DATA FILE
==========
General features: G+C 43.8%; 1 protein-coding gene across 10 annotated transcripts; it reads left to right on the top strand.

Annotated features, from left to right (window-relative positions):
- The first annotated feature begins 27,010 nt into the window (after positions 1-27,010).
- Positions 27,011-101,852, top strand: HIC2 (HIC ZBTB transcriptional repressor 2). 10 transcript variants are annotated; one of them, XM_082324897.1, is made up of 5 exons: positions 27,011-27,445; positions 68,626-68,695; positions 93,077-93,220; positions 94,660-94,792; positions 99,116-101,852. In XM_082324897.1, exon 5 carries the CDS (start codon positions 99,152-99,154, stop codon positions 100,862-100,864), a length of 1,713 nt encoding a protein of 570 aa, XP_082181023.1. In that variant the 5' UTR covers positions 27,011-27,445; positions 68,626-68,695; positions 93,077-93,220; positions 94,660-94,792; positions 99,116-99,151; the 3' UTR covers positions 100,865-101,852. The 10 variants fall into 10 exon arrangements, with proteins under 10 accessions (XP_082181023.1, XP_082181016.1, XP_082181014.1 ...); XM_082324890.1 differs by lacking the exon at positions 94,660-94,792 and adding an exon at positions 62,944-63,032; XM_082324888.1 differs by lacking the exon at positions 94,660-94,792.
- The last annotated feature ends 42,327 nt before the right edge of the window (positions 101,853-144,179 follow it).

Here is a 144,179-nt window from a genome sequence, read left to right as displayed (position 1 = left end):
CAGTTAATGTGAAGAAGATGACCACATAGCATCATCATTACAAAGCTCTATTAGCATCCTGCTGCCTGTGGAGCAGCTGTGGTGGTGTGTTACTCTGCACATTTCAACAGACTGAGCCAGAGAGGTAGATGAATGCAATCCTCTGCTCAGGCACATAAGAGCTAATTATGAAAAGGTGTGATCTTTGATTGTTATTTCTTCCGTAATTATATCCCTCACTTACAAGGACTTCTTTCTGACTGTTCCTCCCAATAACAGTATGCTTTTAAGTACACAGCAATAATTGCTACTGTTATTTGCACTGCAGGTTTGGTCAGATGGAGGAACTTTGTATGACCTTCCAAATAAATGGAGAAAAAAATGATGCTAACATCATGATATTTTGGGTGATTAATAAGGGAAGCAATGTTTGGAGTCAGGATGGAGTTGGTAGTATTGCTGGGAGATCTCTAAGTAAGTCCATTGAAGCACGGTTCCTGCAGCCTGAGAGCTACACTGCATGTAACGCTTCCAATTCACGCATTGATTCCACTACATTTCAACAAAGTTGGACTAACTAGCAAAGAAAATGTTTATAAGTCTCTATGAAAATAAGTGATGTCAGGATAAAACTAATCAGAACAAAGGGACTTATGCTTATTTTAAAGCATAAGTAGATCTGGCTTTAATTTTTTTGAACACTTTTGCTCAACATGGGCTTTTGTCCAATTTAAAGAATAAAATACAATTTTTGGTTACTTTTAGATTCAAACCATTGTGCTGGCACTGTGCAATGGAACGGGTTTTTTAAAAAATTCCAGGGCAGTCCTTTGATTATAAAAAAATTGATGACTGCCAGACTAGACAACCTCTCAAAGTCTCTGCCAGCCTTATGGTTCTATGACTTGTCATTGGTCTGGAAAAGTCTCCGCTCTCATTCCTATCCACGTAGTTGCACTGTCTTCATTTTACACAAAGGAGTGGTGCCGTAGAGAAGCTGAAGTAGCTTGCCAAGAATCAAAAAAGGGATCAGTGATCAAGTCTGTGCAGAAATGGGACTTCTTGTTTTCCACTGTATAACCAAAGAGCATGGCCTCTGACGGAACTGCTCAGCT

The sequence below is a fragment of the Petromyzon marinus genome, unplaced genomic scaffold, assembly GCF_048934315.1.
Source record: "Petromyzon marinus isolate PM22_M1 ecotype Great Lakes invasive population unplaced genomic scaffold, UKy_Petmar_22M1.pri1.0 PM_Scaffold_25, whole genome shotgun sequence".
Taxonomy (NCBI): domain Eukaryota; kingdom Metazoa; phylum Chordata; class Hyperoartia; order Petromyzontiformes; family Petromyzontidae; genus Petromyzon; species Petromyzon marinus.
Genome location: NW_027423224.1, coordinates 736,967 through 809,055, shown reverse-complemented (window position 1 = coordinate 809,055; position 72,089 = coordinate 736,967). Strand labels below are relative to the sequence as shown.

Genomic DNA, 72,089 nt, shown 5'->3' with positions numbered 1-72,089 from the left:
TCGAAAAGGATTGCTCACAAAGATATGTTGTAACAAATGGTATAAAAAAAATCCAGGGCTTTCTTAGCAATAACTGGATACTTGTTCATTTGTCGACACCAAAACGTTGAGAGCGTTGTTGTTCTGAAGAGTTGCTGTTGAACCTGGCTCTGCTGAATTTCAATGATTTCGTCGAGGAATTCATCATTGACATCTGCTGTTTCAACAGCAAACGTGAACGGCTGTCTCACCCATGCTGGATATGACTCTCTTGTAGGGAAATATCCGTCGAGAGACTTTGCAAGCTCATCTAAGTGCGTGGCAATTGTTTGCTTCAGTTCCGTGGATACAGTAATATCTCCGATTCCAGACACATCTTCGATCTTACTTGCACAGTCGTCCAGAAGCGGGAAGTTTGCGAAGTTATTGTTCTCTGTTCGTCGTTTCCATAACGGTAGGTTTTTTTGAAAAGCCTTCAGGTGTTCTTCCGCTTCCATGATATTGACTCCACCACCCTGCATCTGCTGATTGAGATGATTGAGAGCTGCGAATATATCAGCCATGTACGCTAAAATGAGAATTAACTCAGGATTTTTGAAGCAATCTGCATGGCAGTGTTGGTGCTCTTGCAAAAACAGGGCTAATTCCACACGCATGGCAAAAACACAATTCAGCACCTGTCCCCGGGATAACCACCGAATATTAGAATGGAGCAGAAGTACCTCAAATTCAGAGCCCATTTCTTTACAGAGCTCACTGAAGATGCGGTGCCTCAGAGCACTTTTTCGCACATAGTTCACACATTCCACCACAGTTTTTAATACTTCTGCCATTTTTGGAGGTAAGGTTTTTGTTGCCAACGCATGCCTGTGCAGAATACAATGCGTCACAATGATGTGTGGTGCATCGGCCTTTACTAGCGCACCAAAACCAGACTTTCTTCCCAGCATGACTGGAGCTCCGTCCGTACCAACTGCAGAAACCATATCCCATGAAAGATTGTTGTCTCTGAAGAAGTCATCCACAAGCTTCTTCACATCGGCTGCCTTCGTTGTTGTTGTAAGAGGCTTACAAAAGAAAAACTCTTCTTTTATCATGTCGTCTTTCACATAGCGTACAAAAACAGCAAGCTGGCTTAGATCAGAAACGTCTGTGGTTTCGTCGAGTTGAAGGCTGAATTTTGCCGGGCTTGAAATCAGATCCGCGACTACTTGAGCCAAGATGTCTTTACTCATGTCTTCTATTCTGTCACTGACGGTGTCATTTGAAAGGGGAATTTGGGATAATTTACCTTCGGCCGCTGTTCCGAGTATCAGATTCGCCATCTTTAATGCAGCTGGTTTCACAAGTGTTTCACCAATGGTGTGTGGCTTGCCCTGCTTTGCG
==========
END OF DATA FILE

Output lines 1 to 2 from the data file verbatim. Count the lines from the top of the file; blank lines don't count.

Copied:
General features: G+C 43.8%; 1 protein-coding gene across 10 annotated transcripts; it reads left to right on the top strand.

Annotated features, from left to right (window-relative positions):